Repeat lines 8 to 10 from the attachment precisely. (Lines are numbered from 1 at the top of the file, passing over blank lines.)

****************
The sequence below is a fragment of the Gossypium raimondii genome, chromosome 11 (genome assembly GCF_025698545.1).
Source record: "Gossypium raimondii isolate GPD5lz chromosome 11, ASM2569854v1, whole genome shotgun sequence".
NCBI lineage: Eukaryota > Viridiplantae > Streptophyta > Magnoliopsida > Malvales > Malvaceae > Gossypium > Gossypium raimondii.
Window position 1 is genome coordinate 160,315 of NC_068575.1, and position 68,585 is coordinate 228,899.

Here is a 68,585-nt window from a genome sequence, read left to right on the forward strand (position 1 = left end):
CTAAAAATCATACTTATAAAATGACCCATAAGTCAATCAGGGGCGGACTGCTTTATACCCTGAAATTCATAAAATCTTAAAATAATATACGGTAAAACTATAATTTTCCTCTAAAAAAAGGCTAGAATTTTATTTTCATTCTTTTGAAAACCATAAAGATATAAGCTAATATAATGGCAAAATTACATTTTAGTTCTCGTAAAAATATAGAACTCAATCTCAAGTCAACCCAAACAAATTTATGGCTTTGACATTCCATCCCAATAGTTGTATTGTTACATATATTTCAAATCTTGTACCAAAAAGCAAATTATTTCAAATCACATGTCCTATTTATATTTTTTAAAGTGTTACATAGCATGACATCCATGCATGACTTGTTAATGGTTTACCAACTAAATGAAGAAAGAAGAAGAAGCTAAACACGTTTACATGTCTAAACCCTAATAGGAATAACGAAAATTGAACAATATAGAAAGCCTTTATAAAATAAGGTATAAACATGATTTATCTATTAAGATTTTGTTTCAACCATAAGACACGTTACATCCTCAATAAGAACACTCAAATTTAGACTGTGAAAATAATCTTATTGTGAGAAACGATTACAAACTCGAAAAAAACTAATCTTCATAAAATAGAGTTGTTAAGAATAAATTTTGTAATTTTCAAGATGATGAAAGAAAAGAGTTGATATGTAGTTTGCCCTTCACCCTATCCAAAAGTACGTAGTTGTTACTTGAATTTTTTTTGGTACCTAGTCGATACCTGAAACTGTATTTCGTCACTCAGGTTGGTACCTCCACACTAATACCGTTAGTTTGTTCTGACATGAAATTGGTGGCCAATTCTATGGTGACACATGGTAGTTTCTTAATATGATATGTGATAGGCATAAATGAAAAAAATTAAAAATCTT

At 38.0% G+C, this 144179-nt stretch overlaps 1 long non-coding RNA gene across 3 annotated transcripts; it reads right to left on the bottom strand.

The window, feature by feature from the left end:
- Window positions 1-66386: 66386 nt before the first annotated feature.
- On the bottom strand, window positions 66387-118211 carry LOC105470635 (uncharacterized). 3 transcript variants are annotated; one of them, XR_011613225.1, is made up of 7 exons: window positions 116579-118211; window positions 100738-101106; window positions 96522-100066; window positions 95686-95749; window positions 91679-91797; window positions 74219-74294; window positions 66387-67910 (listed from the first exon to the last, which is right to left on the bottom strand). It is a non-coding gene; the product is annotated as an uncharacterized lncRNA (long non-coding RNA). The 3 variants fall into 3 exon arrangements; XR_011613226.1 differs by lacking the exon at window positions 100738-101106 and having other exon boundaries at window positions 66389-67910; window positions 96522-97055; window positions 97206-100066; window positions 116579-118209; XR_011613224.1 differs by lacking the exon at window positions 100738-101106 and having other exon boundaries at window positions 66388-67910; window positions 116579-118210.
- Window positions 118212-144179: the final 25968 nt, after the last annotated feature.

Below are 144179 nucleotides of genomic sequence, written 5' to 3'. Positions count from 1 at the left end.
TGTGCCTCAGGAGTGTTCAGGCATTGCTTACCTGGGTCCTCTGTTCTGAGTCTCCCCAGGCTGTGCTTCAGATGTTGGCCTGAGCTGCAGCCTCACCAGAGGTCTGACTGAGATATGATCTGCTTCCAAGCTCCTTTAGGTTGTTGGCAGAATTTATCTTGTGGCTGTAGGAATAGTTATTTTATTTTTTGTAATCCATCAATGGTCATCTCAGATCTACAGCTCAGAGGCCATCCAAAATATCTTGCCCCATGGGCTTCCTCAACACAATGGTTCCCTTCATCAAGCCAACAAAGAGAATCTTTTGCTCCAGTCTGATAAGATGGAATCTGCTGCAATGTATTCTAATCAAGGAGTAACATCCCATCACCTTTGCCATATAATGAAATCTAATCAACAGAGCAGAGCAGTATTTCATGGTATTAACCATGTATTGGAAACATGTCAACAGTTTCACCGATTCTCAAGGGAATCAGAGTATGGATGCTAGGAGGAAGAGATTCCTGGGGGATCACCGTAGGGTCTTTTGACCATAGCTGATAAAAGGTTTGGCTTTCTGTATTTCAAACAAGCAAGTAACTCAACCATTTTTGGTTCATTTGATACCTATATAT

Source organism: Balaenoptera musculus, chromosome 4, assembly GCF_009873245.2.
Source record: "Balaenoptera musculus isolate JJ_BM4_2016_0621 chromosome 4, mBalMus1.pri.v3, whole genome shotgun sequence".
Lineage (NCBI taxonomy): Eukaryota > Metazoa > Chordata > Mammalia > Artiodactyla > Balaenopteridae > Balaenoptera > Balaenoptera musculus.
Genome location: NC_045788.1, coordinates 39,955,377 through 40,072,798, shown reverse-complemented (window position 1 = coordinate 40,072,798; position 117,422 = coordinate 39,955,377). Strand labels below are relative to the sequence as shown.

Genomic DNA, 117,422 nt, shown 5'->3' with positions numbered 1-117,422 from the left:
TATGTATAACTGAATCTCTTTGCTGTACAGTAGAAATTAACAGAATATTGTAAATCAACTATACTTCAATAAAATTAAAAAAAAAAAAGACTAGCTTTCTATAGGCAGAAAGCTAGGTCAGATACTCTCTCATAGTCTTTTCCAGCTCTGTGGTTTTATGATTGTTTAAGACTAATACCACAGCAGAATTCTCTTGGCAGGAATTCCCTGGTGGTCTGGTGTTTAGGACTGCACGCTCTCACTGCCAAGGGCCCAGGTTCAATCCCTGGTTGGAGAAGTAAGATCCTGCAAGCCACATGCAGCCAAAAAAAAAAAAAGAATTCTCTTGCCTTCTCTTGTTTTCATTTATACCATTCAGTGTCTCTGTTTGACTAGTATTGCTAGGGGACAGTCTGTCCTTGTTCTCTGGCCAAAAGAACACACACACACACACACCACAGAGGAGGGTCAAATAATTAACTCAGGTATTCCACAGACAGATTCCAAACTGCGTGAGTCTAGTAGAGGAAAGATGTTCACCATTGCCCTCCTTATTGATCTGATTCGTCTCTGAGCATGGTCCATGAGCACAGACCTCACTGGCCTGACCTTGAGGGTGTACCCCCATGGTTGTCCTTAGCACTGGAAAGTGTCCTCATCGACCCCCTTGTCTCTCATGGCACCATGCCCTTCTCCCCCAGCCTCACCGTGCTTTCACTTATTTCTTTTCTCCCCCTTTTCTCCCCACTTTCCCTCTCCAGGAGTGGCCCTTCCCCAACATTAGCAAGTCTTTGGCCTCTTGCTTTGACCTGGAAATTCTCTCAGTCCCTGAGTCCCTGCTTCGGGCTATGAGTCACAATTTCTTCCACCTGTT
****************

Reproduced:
The window, feature by feature from the left end:
- Window positions 1-66386: 66386 nt before the first annotated feature.
- On the bottom strand, window positions 66387-118211 carry LOC105470635 (uncharacterized). 3 transcript variants are annotated; one of them, XR_011613225.1, is made up of 7 exons: window positions 116579-118211; window positions 100738-101106; window positions 96522-100066; window positions 95686-95749; window positions 91679-91797; window positions 74219-74294; window positions 66387-67910 (listed from the first exon to the last, which is right to left on the bottom strand). It is a non-coding gene; the product is annotated as an uncharacterized lncRNA (long non-coding RNA). The 3 variants fall into 3 exon arrangements; XR_011613226.1 differs by lacking the exon at window positions 100738-101106 and having other exon boundaries at window positions 66389-67910; window positions 96522-97055; window positions 97206-100066; window positions 116579-118209; XR_011613224.1 differs by lacking the exon at window positions 100738-101106 and having other exon boundaries at window positions 66388-67910; window positions 116579-118210.